The Perfect Queer Poem: For Defining Your Boundaries

What characterizes lyric poetry is often a ghostly “you” that calls the absent one into presence. Sappho invoking Aphrodite, Bishop lamenting her lost lover, Villarreal calling out for her ancestors — the lyric “you” can bring someone longed for near, if only for the space of a poem. “You” is a slippery subject, called into being by “I.” The power differential between the lyric “I” and “you” is never stable, since they both depend on each other to exist.

Queers are pros at pronouns, perhaps because our boundaries between “I” and “you” can be slippery at times. Processing can be a renegotiation of boundaries or a clarification of what, exactly, you desire, and whether that desire is compatible with theirs. Sometimes, processing is checking in with where “you” and “I” are at: if the identities are distinct and the boundaries respected, or if they slip past one another, talk over one another. Take this poem by June Jordan:

when I or else when you
and I or we
deliberate I lose I
cannot choose if you if
we then near or where
unless I stand as loser
of that losing possibility
that something that I have
or always want more than much
more at
least to have as less and
yes directed by desire

The poem presents a grand mal fight, the kind you have when you near the end, where the fights stop being about anything particular because the stakes are nothing short of your own right to want something. The line breaks are hard to take. They make the poem feel like a fight: not knowing when to stop, talking over one another, losing your thread, gasping for air through tears. There is no punctuation in the poem, just a series of conjunctions stringing together the speaker’s shaky plea.

Try reading the poem out loud and pausing at each line break, then try reading it all in a rush. The poem ends an open affirmation of the one thing the speaker cannot stand to lose: their desire. The particulars aren’t the point when you’re fighting with someone who does not respect your boundaries and sweeps away your self-affirmation (“we / deliberate I lose I”).

This is a poem for the desperation you feel when you need to fight to stand up for yourself, for your own boundaries — and the feeling of sense fleeing from you when it falls on deaf ears.
Above all else, June Jordan fought for freedom of the most radical sort — the freedom to define yourself in your own words. The civil rights she fought for were boundaries that protected marginalized people from violence and neglect wrought by a capitalist state that chokes the chances of black, brown, and low-income children to thrive. When we say “the personal is the political,” we mean that by sharing our personal struggles to define our own boundaries, we can start seeing patterns, and start naming the systemic violences that keep us from our freedom. Our personal problems are not personal failings, but shared injustice.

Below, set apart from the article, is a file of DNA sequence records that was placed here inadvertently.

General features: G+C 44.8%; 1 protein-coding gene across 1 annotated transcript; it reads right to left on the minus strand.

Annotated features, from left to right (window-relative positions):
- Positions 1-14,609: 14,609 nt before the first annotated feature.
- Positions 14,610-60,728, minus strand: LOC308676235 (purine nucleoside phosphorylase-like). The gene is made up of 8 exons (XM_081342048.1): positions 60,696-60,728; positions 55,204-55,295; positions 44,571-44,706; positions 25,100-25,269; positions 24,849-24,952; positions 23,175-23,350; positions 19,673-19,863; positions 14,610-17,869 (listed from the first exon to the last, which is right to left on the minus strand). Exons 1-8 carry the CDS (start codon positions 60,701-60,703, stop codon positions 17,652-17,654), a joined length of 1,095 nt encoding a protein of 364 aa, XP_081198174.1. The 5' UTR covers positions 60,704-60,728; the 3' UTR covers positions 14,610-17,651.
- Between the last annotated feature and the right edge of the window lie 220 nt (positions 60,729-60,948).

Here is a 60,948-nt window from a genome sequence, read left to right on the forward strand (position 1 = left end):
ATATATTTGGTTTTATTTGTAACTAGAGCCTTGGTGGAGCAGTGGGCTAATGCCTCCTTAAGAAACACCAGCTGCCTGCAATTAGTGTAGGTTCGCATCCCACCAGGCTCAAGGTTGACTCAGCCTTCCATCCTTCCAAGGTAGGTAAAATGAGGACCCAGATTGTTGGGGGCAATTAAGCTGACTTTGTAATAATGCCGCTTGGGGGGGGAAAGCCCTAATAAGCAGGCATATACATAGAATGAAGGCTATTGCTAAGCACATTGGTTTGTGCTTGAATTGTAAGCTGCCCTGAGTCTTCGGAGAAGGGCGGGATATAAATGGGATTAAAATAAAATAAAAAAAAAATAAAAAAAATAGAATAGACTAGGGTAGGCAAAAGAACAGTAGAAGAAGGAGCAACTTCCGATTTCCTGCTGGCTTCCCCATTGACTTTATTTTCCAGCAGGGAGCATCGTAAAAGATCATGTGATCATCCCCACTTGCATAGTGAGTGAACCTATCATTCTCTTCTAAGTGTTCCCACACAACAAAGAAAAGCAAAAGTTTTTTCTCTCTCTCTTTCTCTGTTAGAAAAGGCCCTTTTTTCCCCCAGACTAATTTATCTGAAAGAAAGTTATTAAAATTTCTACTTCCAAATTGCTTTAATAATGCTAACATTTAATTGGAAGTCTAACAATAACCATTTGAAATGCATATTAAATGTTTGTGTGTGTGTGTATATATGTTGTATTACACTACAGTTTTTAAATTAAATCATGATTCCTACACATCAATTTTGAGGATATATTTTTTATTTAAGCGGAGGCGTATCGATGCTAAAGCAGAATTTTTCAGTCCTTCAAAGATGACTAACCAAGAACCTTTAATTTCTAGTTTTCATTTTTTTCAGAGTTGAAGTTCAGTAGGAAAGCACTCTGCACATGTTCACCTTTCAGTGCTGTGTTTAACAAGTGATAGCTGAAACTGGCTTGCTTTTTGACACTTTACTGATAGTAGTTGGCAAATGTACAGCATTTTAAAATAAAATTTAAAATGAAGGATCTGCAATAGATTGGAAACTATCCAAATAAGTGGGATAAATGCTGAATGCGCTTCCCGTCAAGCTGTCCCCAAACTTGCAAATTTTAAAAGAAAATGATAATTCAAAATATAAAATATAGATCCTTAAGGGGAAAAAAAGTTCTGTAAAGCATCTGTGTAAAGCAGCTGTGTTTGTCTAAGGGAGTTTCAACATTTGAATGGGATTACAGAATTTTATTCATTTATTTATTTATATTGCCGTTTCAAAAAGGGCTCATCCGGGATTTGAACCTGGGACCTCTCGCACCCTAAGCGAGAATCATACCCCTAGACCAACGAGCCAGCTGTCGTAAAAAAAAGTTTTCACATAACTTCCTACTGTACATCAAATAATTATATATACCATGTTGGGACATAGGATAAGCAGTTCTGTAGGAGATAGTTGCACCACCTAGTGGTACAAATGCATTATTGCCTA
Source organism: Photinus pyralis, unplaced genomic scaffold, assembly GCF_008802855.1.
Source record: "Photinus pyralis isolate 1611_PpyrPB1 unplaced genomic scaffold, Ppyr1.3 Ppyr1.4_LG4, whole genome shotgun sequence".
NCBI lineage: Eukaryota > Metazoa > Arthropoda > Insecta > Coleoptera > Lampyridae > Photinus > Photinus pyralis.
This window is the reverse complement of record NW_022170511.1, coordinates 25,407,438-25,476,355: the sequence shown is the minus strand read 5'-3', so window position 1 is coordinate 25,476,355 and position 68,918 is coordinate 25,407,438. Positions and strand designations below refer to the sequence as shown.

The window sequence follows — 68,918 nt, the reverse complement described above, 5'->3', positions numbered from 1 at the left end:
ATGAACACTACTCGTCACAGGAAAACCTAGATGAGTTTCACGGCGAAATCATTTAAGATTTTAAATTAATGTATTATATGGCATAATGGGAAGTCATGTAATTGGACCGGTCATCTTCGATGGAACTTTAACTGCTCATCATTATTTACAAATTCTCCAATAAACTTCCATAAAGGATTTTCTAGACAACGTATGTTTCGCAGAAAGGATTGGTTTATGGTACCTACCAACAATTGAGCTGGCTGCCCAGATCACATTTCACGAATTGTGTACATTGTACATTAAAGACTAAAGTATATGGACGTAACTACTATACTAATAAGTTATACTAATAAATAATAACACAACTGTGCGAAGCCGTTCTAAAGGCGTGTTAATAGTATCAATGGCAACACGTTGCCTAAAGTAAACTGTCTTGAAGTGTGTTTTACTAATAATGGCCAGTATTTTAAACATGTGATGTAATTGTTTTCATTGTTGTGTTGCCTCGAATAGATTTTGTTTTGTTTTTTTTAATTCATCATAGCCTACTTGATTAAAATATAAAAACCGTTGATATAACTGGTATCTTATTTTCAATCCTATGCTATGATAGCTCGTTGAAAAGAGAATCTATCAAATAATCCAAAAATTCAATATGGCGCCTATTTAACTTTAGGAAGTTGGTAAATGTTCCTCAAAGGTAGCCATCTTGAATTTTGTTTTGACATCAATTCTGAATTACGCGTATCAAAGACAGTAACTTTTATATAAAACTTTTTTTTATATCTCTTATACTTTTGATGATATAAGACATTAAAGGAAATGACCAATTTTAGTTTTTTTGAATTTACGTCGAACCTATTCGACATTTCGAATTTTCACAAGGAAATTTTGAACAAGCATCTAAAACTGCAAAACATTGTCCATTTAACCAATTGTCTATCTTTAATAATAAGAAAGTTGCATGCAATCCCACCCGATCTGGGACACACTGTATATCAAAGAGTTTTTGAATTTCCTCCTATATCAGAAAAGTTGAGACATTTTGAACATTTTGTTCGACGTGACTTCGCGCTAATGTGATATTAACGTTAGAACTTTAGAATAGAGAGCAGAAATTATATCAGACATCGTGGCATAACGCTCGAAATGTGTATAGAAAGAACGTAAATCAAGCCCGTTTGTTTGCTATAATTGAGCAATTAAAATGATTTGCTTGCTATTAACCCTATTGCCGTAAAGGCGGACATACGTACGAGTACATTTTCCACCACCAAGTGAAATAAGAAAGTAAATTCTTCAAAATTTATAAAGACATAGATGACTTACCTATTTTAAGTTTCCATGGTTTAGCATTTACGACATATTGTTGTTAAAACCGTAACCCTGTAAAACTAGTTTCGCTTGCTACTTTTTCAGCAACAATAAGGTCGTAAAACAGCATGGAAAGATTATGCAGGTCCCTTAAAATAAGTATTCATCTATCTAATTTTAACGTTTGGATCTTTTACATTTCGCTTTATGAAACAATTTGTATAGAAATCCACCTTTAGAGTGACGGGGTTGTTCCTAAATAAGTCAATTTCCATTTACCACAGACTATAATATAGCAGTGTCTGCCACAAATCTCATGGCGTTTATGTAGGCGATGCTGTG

Fighting isn’t nonviolent; neither is desire. Being ready to stake out your right for your body to exist unbothered, strong and safe, to be able to say yes to what it wants and no to what threatens it, is to demand the right to self-determination. Queer people face an opposition that says our desires and names and pronouns are wrong, that says our bodies do not belong to us. As Jordan wrote in “Poem about My Rights,” “I am not wrong: Wrong is not my name / My name is my own my own my own / and I can’t tell you who the hell set things up like this / but I can tell you that from now on my resistance / my simple and daily and nightly self-determination / may very well cost you your life.”

June Jordan’s politics were personal, but they were also communal. There was no “I” in her poetry that could not become a “you” in someone else’s hands. She made as much space in her poetry to show what it looked like for someone to respect your boundaries and protect your practice of self-determination as she did for fighting against those who would repress her freedom. “And there are stars, and none of you, to spare,” she writes in “Sunflower Sonnet Number Two,” because “you” might be a capacious category, but we must care for each one.

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Natalie writes about ghosts, the gays, no-wave feminism, and lefty politics. She lives in New York with her beloved Pomeranian. Follow Natalie on Twitter and read more of her writing here.

Natalie has written 10 articles for us.


  1. This poem and this post are wonderful, and exactly what I needed to read at this very moment in time. Thank you!

  2. I have been so impressed by how much trouble has been taken to select each poem, to then peel apart all the layers. I’ve often found poetry a bit impenetrable, so it’s opening up new worlds for me. Thank you for taking the time to do this.

  3. Oh, wow, this is lovely. You remind me of a conversation I had with a friend about pronouns in our poetry. I’d like to read “Sunflower Sonnet Number Two” now.

    • I love June Jordan and I love this series. There’s so much excellent queer poetry out there and as someone who never got *into* poetry until I discovered how gay it was, I hope y’all will keep this going for a long time.

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